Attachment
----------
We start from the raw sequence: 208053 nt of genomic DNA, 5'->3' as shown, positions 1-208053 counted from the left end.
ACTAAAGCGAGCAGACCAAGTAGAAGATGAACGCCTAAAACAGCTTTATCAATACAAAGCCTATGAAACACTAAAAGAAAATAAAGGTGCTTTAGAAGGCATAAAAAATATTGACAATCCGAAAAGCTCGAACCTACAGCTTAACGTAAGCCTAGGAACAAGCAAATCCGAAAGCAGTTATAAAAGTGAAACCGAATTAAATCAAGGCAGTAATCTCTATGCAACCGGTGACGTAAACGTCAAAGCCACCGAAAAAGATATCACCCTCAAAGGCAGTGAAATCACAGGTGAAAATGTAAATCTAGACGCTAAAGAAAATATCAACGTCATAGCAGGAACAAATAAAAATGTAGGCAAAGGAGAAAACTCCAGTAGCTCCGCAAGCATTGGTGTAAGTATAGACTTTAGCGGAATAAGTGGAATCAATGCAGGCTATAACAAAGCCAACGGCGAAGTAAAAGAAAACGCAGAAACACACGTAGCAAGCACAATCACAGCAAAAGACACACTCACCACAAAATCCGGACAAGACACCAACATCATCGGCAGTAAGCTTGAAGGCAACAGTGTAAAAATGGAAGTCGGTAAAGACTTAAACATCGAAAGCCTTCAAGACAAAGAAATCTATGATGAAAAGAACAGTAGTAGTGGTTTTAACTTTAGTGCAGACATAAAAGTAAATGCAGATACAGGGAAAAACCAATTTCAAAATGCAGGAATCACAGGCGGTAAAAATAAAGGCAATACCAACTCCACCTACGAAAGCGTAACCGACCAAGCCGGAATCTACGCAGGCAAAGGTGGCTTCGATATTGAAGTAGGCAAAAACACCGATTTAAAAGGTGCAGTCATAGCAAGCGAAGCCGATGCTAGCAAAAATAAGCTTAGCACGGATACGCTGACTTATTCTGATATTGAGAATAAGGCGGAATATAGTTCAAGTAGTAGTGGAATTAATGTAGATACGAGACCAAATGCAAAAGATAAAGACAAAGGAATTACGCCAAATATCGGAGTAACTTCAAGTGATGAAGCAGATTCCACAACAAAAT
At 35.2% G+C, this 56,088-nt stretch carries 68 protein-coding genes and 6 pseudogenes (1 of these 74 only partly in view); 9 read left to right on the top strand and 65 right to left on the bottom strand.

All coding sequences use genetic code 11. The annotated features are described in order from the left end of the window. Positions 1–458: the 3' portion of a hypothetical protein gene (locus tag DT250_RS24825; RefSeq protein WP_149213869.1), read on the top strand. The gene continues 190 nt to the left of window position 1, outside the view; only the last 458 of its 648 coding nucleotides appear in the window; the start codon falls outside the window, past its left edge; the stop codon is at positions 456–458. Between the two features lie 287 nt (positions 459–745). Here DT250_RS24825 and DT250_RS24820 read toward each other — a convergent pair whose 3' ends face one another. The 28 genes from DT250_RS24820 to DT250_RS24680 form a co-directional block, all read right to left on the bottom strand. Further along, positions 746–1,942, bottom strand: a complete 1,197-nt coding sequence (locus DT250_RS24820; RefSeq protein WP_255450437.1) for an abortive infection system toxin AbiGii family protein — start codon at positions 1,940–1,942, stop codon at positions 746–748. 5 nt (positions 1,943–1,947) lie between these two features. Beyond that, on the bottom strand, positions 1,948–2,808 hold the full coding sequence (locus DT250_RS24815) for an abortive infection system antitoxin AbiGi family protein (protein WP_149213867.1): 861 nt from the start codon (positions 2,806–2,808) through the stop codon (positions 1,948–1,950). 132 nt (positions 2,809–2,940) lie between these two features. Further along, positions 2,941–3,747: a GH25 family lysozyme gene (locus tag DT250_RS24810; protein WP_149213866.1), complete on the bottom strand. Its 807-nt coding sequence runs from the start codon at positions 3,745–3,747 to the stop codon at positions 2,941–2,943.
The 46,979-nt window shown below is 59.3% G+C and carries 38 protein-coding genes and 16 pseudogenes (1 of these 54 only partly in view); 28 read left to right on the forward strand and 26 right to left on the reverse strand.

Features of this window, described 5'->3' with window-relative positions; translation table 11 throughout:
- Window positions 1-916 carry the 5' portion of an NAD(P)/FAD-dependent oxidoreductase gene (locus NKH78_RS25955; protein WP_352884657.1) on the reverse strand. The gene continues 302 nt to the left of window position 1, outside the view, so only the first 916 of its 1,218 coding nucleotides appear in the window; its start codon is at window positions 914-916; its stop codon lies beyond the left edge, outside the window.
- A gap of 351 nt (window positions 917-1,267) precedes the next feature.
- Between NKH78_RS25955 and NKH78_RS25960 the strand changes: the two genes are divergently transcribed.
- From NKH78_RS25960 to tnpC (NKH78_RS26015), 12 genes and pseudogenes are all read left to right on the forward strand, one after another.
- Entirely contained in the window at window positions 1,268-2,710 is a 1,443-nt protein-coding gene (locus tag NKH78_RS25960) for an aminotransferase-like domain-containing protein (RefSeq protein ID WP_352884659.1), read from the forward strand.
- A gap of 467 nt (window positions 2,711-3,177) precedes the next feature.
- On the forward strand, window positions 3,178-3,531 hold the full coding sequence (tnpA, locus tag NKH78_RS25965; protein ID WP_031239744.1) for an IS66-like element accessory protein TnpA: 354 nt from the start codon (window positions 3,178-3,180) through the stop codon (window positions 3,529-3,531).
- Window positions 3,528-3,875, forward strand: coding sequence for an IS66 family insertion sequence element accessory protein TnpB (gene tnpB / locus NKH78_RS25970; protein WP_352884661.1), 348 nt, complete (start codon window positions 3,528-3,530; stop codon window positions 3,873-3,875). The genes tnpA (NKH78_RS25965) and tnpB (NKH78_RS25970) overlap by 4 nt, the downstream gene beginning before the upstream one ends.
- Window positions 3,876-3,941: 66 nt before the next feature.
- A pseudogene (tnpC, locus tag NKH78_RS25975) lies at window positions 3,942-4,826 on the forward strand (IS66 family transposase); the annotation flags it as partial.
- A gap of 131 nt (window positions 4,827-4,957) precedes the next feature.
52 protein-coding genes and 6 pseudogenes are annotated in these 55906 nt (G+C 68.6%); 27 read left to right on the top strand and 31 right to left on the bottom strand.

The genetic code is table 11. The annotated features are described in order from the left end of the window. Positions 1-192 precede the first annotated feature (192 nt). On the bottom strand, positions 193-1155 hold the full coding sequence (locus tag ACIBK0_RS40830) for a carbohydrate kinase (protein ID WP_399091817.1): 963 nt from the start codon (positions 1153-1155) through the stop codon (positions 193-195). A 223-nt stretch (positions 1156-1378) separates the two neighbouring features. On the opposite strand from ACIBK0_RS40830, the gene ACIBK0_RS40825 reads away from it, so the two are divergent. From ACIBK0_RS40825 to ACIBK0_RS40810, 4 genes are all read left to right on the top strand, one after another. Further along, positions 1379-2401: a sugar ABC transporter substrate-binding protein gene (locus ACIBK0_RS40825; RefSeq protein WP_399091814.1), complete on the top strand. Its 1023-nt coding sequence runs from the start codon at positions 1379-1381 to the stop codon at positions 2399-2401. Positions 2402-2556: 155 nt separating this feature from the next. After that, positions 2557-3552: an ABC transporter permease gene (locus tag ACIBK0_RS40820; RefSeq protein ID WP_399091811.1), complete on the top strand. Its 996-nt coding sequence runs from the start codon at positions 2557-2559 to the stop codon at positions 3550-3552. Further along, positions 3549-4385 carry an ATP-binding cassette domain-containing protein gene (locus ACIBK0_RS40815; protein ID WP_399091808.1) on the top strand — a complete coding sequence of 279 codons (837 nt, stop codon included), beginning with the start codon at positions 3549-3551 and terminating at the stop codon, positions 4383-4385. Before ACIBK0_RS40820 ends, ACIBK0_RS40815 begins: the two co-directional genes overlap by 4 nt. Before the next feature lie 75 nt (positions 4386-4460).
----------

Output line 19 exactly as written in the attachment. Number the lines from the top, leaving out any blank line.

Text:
The genetic code is table 11. The annotated features are described in order from the left end of the window. Positions 1-192 precede the first annotated feature (192 nt). On the bottom strand, positions 193-1155 hold the full coding sequence (locus tag ACIBK0_RS40830) for a carbohydrate kinase (protein ID WP_399091817.1): 963 nt from the start codon (positions 1153-1155) through the stop codon (positions 193-195). A 223-nt stretch (positions 1156-1378) separates the two neighbouring features. On the opposite strand from ACIBK0_RS40830, the gene ACIBK0_RS40825 reads away from it, so the two are divergent. From ACIBK0_RS40825 to ACIBK0_RS40810, 4 genes are all read left to right on the top strand, one after another. Further along, positions 1379-2401: a sugar ABC transporter substrate-binding protein gene (locus ACIBK0_RS40825; RefSeq protein WP_399091814.1), complete on the top strand. Its 1023-nt coding sequence runs from the start codon at positions 1379-1381 to the stop codon at positions 2399-2401. Positions 2402-2556: 155 nt separating this feature from the next. After that, positions 2557-3552: an ABC transporter permease gene (locus tag ACIBK0_RS40820; RefSeq protein ID WP_399091811.1), complete on the top strand. Its 996-nt coding sequence runs from the start codon at positions 2557-2559 to the stop codon at positions 3550-3552. Further along, positions 3549-4385 carry an ATP-binding cassette domain-containing protein gene (locus ACIBK0_RS40815; protein ID WP_399091808.1) on the top strand — a complete coding sequence of 279 codons (837 nt, stop codon included), beginning with the start codon at positions 3549-3551 and terminating at the stop codon, positions 4383-4385. Before ACIBK0_RS40820 ends, ACIBK0_RS40815 begins: the two co-directional genes overlap by 4 nt. Before the next feature lie 75 nt (positions 4386-4460).